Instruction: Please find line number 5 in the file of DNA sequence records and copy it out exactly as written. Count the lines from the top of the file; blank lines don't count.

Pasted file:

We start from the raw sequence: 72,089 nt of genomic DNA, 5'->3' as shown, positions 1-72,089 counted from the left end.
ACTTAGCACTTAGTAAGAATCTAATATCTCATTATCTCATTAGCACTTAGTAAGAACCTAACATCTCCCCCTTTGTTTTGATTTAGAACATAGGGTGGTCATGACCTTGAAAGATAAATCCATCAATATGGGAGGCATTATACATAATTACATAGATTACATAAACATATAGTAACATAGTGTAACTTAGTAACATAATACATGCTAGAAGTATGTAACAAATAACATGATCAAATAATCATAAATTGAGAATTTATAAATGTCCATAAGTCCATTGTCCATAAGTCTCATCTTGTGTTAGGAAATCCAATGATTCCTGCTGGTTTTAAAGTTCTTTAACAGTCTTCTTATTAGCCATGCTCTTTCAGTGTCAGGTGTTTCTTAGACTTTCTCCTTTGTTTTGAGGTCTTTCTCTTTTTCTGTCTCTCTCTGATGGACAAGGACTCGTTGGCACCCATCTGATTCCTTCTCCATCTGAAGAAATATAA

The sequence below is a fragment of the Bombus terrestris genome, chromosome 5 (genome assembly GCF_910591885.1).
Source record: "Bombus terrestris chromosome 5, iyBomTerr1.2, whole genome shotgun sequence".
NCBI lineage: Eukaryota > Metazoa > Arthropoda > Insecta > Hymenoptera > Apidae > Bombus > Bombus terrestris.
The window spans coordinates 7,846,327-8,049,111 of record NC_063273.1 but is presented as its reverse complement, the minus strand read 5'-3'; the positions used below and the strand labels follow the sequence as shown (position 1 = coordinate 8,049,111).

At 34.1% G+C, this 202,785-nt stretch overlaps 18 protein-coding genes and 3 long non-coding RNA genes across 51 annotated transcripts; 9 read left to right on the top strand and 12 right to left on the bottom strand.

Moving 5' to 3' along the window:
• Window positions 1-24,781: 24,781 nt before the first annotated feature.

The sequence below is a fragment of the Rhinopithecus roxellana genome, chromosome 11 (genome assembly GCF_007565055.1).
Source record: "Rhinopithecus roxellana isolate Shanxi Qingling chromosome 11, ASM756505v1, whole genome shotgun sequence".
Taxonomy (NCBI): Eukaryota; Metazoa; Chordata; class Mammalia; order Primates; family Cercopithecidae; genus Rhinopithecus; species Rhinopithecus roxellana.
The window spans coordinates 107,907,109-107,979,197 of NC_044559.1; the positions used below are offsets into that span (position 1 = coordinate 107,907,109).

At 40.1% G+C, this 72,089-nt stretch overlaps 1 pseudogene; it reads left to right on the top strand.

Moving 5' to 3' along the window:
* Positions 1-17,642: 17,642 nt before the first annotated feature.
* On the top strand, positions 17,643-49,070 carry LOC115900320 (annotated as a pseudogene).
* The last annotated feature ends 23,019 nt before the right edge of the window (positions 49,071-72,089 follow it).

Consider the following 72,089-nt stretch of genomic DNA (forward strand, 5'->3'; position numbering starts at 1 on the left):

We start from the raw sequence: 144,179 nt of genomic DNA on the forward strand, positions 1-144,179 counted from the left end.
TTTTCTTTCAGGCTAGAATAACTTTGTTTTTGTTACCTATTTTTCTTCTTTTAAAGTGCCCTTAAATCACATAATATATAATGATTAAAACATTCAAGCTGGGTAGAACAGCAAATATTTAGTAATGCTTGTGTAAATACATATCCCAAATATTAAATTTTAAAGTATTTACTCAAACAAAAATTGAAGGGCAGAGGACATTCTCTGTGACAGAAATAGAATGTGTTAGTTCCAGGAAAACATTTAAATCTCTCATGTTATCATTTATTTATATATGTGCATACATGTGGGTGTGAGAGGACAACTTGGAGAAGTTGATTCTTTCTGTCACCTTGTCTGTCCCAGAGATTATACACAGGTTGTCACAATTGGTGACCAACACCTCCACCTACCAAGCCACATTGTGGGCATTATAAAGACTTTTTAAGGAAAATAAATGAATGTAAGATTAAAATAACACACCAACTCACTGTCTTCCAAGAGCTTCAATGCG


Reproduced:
NCBI lineage: Eukaryota > Metazoa > Arthropoda > Insecta > Hymenoptera > Apidae > Bombus > Bombus terrestris.